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Ramsgate Tunnels mark 80th anniversary with 1940s weekend

Hundreds of visitors experienced a taste of the 1940s at Ramsgate Tunnels to mark its 80th anniversary with the air raid siren echoing around the town on Sunday.

Visitors to the seafront attraction took part in the Dad's Army variety show outside the tunnels and were given special anniversary tours of the tunnels.

A vintage market was held with many people browsing through the stalls and a 1940s cooking demonstration showed how people lived on the Home Front.

Enthusiast Mike Nichols lets 12-year-old George Newey sit in his Jeep. Pictures: Paul Amos (11607407)
Enthusiast Mike Nichols lets 12-year-old George Newey sit in his Jeep. Pictures: Paul Amos (11607407)

Derek Smith, marketing officer, said: "The sound of the Moaning Minnie air raid siren and the unveiling of the two plaques commemorating the parts played in the construction of the Tunnels by Richard Brimmel [designer] and Arthur Kempe [former Ramsgate mayor] certainly reminded visitors of just how important a part of the town’s history the Tunnels were.

"The 80th Anniversary event at Ramsgate Tunnels was a great advert for the hard work put in by our volunteers – especially considering this is ‘Volunteer Week 2019’.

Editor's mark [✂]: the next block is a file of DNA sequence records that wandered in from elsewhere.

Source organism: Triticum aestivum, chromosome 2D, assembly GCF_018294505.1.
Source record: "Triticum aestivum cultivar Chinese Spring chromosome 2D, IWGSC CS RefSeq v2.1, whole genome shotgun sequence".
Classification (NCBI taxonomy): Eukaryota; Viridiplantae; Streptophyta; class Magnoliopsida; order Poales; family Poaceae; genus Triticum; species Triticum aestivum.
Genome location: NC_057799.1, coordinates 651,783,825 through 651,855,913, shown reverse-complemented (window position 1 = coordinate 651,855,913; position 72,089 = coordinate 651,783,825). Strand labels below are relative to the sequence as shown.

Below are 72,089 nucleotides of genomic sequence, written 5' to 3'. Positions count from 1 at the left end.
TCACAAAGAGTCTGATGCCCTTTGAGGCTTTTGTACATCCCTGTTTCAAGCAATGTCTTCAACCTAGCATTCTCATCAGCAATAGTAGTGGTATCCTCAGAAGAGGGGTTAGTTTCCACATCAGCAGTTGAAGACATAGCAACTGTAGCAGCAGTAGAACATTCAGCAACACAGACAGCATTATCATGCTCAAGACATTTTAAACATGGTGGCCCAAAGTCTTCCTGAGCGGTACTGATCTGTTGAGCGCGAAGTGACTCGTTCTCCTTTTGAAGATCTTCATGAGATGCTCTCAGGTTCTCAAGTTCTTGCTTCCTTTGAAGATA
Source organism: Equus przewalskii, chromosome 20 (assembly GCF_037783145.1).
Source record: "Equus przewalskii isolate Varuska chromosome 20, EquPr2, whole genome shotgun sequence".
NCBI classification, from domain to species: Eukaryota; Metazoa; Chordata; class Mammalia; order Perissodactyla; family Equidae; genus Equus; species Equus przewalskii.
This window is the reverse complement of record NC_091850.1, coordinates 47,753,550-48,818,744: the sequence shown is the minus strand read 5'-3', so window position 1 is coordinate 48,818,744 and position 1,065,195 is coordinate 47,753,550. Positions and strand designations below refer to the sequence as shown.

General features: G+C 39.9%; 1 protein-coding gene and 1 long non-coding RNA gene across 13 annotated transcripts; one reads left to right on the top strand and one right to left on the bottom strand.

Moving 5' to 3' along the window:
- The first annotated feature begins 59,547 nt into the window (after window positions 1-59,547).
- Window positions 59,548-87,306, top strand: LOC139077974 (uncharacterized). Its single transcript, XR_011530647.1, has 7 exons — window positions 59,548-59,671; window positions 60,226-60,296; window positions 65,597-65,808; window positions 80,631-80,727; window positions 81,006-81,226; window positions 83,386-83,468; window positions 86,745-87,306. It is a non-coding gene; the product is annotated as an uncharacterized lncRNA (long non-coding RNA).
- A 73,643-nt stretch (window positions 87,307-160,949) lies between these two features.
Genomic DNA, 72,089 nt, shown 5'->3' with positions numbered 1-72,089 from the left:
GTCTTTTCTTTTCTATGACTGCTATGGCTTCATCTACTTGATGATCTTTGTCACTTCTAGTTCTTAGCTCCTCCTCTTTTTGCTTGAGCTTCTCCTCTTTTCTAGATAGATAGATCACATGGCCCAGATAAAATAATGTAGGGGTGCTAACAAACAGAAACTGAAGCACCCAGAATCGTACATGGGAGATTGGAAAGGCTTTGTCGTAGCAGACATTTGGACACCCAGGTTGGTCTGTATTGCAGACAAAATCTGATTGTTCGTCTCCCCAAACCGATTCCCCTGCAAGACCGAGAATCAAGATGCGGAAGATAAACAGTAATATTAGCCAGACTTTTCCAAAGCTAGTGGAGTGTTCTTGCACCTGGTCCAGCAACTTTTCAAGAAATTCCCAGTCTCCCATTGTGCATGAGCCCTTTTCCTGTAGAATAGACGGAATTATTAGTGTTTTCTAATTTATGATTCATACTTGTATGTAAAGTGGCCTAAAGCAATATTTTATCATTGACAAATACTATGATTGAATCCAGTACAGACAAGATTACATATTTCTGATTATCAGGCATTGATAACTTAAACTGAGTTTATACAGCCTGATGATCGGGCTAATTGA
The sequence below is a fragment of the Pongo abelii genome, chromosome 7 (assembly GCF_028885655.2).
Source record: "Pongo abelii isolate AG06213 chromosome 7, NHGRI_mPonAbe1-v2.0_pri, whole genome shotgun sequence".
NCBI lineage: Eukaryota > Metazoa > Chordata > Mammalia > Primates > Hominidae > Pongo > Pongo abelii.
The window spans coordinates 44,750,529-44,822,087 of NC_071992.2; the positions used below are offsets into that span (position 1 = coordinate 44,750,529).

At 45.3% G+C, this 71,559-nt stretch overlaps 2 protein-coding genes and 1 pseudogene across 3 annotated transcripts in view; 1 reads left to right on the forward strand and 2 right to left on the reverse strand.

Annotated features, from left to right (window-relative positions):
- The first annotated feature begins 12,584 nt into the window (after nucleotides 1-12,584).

"All in all a very good day."

The event carried on unaffected after emergency services were called at 11.15am when part of a stage being used for the performances collapsed.

The first section of the tunnel network was opened by Prince George, the Duke of Kent on June 1, 1939 - less than three months after construction started in March.

A visitor photographs the dress of the war years (11607409)
A visitor photographs the dress of the war years (11607409)

Plans were drawn up as early as 1936 by borough engineer Richard Brimmel to construct a series of entrances to join up underground into the main shelter in the former railway tunnel.

They were first put to the test on August 24, 1940 when German bombers unleashed 500 bombs on town on approach to the RAF base at Manston.

Reports from the time claim the leading Luftwaffe aircraft was shot down in the harbour and the Germans released their payload on the town in response.

But despite 1,200 being damaged, only 29 civilians and two soldiers were killed, 10 seriously injured and 49 more wounded.

The protection provided by the deep shelters were a key factor in reducing the number of casualties in the face of widespread devastation to the town.

The air raid tunnels were abandoned when the war ended with the pre-war scenic railway reopening in 1946 but closed in 1965 following an incident when a train overran the stop at the seafront station.

The tunnel remained empty for around four decades with false dawns in 1988 and 1996 to reopen them to the public as tourist attractions.

The tunnels were reopened ahead of the 75th anniversary of their initial opening by the present day Duke of Kent, Prince Edward, on May 27, 2014.

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